According to a recent report produced by the Royal College of Obstetricians and Gynaecologists (RCOG), maternal blood testing for Down`s Syndrome could and should become standard practice.
Until recently, any form of prenatal genetic diagnosis required invasive procedures to obtain samples of fetal tissue for testing. While this form of testing is widely used and extremely accurate it does carry some risks to the fetus and the mother, which include a 1 in 100 chance of pregnancy loss.
Finding intact fetal cells and cffDNA in maternal blood cells has enabled researchers to perform a non-invasive test for Down`s Syndrome, Edwards Syndrome, and Patau Syndrome. This is currently being referred to as Non-Invasive Prenatal Testing.
Non-Invasive Prenatal Testing
Recent medical advancements allow technicians to refine the new “non-invasive prenatal testing” or (NIPT) procedure. It carries no risk to parent or child, produces a 99% success rate in the detection of certain fetal conditions, and can detect the presence of Down`s Syndrome as early as the 10th week of pregnancy.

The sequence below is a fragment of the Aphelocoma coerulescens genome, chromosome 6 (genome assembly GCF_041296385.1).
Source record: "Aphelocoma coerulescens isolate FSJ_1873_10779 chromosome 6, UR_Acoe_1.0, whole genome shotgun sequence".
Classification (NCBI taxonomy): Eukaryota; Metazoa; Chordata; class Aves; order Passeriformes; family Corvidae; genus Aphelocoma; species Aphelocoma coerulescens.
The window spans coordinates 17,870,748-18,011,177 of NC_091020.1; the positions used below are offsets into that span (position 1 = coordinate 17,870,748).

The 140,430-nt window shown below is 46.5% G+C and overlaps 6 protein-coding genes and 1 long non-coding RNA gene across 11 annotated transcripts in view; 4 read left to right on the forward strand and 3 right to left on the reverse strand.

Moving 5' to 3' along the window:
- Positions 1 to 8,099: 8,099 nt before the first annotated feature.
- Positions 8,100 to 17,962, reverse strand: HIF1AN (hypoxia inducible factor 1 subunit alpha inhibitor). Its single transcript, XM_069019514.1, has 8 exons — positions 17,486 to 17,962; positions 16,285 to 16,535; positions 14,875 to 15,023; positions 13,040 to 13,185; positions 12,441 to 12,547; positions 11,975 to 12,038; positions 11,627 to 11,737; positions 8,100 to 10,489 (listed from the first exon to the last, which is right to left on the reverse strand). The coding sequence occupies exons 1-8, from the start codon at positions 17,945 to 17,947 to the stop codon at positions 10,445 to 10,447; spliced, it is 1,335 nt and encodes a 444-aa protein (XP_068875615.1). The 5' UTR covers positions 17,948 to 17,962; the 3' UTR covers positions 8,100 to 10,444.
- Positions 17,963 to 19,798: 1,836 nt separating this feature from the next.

The process works by taking millions of cffDNA from the maternal plasma, amplifying it and then sequencing it to determine whether there is an over-representation / unusually large presence of chromosome 21, which is the cause of Down`s Syndrome. This procedure works the same way for other fetal conditions by focussing on other chromosomal abnormalities than a high presence of chromosome 21.
This new test has been hailed as the most exciting development in pregnancy care for many years and is currently being trialled by the UK National Screening Committee at Great Ormond Street Hospital, but is already available at private hospitals.
Advantages of NIPT
The major advantage of NIPT is that it’s non-invasive and has very few risks for both the mother and child. Early detection means that parents are able to weigh up their choices without the pressure of additional timeframes, and as these methods are more widely used the cost should drop over time.Tags: blood test, downs syndrome
Categorised in: News
This post was written by Concept Fertility